Leadership – Education – Technology – Other Interesting Stuff

Posts tagged ‘Web 2.0’

Online Communication

Elementary principal Peter DeWitt talks about media – pictures and video – as a way to engage parents in communication about school happenings. Knowing that everyone does not have the same access to technology should not limit our risk-taking with this venture. We’ve all heard that a picture is worth a 1000 words and we know parents love to see what happens in a classroom when they are not present.

One of my former classmates blogs to communicate with his parent community. You’ll notice Joe Terch uses links to other sites, video clips and pictures. About 4 years ago I led a session on Web. 2.0 tools and one principal decided to Tweet at the beginning and end of most school days, just to let parents know what they missed so they wouldn’t miss it.

As part of an online course I took this winter, I had to make a video to establish my “online voice.” This post by Ceren Cubukcu talks about “personal branding.” What she offers here has relationship to what we are doing when we work on our PLNs (Personal Learning Networks).

Building student ownership…Tablets in the classroom…Measures of Effective Teaching…Teaching math…

Some of you may not have seen this infographic on teachers before. There are a couple of points in the Dr. Olivier’s article that caused me to stop and reflect. Let me know what you think about his comments.

One persistent question in education is how to build student ownership. Take a look at this article about a high school in Alabama who has found some ideas that are working for them.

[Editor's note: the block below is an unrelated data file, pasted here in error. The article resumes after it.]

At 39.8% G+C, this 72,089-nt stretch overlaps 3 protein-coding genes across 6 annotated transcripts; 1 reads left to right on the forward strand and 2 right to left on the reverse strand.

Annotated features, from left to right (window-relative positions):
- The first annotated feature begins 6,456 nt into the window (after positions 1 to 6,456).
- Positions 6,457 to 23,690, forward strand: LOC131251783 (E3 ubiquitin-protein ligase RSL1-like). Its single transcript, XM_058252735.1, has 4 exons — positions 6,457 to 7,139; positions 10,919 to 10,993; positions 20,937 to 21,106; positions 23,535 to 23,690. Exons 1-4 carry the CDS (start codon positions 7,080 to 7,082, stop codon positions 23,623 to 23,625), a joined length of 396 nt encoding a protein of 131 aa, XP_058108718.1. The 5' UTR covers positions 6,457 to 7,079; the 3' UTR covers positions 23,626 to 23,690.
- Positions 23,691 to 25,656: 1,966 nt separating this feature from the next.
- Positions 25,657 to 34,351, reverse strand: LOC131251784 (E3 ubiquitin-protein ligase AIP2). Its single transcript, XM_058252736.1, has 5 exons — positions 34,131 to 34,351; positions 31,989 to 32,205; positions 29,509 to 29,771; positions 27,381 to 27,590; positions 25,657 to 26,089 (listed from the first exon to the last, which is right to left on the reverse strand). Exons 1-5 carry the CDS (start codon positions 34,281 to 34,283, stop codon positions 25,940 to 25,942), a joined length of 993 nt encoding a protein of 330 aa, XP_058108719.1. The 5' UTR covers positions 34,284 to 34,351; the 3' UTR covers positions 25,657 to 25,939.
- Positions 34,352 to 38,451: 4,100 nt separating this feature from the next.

Meet Jennie Magiera via her tech education blog. I discovered Jennie via an EdWeek chat focused on using iPads in the classroom where she shared some great ideas for all ages. Consider tablets as the “personal whiteboard” of today. While many have not yet discovered the benefit of using small whiteboards for formative assessment in their classroom, this is what is now happening with tablets. Jennie talks about getting student metacognition on the board. This is such a key formative assessment practice – being able to see the thinking, identify misunderstandings, provide (teacher or peer) or generate (student) the feedback and move to the next level of learning.

The latest studies produced by the MET have recently been released. The Measures of Effective Teaching study by the Bill and Melinda Gates Foundation found that “Student feedback, test-score growth calculations, and observations of practice appear to pick up different but complementary information that, combined, can provide a balanced and accurate picture of teacher performance…”

For those of you wondering about teachers and their choices in social networks, a new study by MMS Education provides insight into educators’ use of social networking, online communities, and Web 2.0 tools.